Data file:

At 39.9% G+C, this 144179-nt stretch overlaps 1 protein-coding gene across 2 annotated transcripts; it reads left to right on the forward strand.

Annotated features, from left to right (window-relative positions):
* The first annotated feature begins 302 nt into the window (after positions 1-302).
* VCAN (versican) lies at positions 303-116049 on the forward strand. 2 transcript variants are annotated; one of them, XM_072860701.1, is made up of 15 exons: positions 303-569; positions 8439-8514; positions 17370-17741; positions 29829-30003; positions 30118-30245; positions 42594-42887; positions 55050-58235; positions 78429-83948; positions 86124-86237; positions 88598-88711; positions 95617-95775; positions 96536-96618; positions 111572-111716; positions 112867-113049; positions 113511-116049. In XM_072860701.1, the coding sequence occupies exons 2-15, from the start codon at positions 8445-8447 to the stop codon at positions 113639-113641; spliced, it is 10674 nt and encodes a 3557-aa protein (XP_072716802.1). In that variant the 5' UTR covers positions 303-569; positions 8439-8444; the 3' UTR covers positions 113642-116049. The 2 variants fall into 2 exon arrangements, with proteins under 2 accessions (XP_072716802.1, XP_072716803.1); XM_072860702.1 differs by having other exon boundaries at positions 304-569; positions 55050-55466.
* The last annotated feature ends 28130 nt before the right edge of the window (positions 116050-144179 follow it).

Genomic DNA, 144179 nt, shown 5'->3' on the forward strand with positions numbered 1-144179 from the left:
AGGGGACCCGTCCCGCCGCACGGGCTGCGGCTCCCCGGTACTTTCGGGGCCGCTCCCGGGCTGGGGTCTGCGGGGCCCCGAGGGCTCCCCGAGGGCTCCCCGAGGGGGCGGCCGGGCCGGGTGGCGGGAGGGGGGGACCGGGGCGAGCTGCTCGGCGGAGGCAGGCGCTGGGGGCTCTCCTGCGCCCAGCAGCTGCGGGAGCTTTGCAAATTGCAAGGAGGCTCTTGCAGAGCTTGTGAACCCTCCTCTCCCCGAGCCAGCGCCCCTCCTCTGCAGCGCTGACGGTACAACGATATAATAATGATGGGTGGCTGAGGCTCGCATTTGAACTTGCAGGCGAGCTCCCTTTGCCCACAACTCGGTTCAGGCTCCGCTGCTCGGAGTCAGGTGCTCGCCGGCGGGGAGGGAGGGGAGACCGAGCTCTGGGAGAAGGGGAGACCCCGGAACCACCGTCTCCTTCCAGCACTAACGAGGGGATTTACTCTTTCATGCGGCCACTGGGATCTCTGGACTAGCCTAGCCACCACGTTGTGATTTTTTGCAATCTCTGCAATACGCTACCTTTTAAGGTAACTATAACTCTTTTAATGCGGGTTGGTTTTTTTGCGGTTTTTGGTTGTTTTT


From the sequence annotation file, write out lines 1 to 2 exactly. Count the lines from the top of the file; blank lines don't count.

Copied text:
At 39.9% G+C, this 144179-nt stretch overlaps 1 protein-coding gene across 2 annotated transcripts; it reads left to right on the forward strand.

Annotated features, from left to right (window-relative positions):